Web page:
Mineralogy and chemistry of incrustations resulting from the 2014–2015 eruption of Fogo volcano, Cape Verde

Teresa P. Silva, Daniel P.S. De Oliveira, João P. Veiga, Paula Ávila, Carla Candeias, Eduardo Salas-Colera, Rita Caldeira

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3 Citations (Scopus)


The last eruption of the Fogo volcano, in the Cape Verde Archipelago, occurred in 2014–2015. A mineralogical and chemical study was undertaken on fumarole incrustations resulting from this event and compared with results obtained from the previous 1995 eruption. The mineralogical constitution of the fumarole deposits was assessed by X-ray diffraction and the chemical characterization was performed through X-ray fluorescence spectrometry with a wavelength dispersive system and by energy dispersive X-ray fluorescence at the European Synchrotron Radiation Facility. The most common compounds/minerals in solid deposits were sulfur, sodium chloride, and calcium sulphates with variable degrees of hydration, sodium sulphate, hydrated sulphates of sodium aluminum, potassium magnesium, or sodium magnesium and a fluorine-bearing mineral. Thenardite (Na 2 SO 4 ) and its polymorph (phase III) were found simultaneously for the first time in incrustations, to the best of our knowledge. A large span of minor and trace elements present in incrustations (Na, Mg, Al, Si, P, S, Cl, K, Ca, Ti, V, Mn, Fe, Ni, Cu, Zn, As, Se, Br, Rb, Sr, Y, Zr, Nb, Mo, Ba, Ce, Tl, Pb) were also identified, some of them potentially hazardous to animal and human health. This study reveals that low temperature incrustations, allied to the atmospheric conditions of Fogo volcano, constitute a natural laboratory to observe the process of mineral formation—namely the Na 2 SO 4 phase III considered metastable.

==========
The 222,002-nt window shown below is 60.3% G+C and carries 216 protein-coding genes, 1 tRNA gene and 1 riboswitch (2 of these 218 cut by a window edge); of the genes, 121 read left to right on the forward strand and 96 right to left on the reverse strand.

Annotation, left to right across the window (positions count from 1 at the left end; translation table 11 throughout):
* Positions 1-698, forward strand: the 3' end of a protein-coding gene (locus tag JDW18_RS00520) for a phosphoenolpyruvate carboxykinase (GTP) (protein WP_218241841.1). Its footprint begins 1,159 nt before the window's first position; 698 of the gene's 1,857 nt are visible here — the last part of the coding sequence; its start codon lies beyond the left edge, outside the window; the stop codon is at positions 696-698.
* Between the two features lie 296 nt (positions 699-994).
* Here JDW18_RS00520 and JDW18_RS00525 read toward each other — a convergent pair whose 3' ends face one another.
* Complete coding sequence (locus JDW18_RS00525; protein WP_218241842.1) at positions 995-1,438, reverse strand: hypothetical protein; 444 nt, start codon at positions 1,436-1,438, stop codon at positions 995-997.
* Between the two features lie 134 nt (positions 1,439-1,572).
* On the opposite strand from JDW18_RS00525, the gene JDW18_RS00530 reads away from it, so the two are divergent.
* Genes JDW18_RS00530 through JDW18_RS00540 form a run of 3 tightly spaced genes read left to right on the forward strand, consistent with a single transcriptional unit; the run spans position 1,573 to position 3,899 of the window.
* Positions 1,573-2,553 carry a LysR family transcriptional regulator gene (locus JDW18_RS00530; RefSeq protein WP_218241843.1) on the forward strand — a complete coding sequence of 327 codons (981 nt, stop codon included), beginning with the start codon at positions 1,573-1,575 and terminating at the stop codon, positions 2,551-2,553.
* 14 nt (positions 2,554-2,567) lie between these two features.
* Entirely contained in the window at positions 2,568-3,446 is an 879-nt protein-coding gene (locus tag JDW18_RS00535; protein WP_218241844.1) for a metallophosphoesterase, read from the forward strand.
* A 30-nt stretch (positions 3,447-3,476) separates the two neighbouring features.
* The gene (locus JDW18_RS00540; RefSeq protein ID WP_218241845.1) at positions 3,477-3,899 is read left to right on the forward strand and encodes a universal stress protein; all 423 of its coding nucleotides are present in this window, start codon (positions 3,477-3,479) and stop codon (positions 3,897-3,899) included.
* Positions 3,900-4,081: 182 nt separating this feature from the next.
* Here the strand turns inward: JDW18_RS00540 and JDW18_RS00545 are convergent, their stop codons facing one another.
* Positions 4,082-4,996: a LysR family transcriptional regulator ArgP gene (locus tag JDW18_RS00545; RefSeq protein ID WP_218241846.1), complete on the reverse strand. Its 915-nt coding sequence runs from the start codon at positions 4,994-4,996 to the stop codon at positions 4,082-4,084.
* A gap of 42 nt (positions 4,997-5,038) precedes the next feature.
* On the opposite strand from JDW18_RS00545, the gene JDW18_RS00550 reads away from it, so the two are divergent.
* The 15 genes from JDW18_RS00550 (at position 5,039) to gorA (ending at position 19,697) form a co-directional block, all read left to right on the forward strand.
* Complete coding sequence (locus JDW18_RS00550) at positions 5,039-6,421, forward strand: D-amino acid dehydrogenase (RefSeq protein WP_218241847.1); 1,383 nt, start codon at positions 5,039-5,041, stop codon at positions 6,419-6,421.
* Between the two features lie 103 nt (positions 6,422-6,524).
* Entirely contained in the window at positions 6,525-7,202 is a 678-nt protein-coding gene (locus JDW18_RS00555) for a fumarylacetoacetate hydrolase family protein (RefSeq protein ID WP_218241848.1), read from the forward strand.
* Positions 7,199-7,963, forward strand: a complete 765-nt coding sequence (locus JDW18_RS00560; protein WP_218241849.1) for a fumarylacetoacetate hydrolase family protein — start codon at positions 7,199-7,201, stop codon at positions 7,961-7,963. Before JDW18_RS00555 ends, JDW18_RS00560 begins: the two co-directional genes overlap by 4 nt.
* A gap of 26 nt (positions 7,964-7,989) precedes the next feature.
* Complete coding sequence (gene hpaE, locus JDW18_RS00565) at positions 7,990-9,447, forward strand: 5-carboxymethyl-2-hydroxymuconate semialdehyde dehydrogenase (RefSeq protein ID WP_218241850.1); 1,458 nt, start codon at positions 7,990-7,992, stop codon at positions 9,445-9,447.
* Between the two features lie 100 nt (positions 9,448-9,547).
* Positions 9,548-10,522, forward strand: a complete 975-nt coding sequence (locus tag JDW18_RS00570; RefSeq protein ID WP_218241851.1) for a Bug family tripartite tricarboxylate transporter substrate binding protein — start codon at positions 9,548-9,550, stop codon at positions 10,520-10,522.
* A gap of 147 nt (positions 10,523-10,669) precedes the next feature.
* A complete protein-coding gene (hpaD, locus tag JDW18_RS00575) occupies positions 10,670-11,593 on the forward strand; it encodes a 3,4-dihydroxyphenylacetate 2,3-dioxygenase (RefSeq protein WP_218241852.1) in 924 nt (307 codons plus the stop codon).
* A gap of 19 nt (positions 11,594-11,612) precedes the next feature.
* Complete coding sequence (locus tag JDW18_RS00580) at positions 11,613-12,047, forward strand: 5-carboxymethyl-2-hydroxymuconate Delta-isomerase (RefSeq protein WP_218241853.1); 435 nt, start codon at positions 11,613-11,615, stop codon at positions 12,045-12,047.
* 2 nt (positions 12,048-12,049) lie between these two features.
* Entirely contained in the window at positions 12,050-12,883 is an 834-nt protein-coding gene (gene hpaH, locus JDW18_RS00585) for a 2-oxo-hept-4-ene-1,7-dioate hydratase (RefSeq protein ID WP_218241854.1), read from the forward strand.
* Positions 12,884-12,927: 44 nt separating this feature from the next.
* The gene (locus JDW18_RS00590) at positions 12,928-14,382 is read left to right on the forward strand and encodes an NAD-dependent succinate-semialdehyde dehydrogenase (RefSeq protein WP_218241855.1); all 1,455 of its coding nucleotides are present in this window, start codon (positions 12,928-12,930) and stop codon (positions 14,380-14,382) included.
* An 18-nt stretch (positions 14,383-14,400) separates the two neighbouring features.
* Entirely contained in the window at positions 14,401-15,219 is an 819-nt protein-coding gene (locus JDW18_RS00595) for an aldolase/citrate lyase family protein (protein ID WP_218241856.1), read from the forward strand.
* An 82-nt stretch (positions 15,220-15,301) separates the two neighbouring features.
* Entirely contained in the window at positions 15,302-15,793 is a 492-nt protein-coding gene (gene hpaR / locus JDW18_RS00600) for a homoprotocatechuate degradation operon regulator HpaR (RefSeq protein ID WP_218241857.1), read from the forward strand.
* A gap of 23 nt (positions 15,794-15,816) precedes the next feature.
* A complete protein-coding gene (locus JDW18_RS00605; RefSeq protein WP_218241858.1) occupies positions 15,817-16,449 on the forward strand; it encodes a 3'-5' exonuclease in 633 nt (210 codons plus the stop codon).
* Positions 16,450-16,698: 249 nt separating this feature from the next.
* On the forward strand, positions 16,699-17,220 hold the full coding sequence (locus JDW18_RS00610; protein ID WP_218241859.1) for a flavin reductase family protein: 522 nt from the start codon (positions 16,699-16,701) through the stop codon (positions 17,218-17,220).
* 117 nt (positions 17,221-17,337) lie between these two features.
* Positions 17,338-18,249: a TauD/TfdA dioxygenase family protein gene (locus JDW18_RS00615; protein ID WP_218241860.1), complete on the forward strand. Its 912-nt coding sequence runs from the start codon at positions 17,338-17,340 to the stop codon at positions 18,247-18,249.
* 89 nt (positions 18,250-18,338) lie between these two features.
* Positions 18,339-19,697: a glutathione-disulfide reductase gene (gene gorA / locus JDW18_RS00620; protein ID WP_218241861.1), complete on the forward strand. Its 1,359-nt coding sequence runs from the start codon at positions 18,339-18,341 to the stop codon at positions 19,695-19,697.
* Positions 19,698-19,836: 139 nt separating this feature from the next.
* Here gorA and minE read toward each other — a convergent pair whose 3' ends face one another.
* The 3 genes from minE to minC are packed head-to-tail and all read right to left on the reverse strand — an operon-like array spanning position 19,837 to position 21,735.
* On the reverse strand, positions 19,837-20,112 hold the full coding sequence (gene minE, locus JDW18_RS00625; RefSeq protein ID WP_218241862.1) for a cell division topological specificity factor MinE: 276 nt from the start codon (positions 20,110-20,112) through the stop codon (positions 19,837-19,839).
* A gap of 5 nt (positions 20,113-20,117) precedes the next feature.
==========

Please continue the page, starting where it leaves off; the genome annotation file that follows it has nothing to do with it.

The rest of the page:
Original languageEnglish
Article number23
JournalBulletin of Volcanology
Issue number4
Publication statusPublished - 1 Apr 2019


  • Cape Verde
  • Fogo volcano
  • Fumaroles
  • Human and animal health
  • Incrustations
  • Minerals
  • Volcanic gases


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